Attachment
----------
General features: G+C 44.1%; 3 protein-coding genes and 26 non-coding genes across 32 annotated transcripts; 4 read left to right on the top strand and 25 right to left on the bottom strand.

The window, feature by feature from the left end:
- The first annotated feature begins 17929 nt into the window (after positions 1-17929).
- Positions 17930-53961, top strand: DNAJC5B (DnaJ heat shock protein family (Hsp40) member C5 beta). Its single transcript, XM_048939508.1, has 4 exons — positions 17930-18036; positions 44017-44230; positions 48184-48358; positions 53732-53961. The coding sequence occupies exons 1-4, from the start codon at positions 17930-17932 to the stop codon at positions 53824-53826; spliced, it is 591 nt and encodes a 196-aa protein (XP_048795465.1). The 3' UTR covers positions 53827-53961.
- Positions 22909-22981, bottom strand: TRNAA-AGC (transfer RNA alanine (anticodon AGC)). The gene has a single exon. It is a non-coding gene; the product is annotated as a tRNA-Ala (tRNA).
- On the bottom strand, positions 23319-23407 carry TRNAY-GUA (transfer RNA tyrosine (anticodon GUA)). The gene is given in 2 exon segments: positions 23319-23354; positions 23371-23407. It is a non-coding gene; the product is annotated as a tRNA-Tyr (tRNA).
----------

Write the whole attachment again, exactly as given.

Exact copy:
General features: G+C 44.1%; 3 protein-coding genes and 26 non-coding genes across 32 annotated transcripts; 4 read left to right on the top strand and 25 right to left on the bottom strand.

The window, feature by feature from the left end:
- The first annotated feature begins 17929 nt into the window (after positions 1-17929).
- Positions 17930-53961, top strand: DNAJC5B (DnaJ heat shock protein family (Hsp40) member C5 beta). Its single transcript, XM_048939508.1, has 4 exons — positions 17930-18036; positions 44017-44230; positions 48184-48358; positions 53732-53961. The coding sequence occupies exons 1-4, from the start codon at positions 17930-17932 to the stop codon at positions 53824-53826; spliced, it is 591 nt and encodes a 196-aa protein (XP_048795465.1). The 3' UTR covers positions 53827-53961.
- Positions 22909-22981, bottom strand: TRNAA-AGC (transfer RNA alanine (anticodon AGC)). The gene has a single exon. It is a non-coding gene; the product is annotated as a tRNA-Ala (tRNA).
- On the bottom strand, positions 23319-23407 carry TRNAY-GUA (transfer RNA tyrosine (anticodon GUA)). The gene is given in 2 exon segments: positions 23319-23354; positions 23371-23407. It is a non-coding gene; the product is annotated as a tRNA-Tyr (tRNA).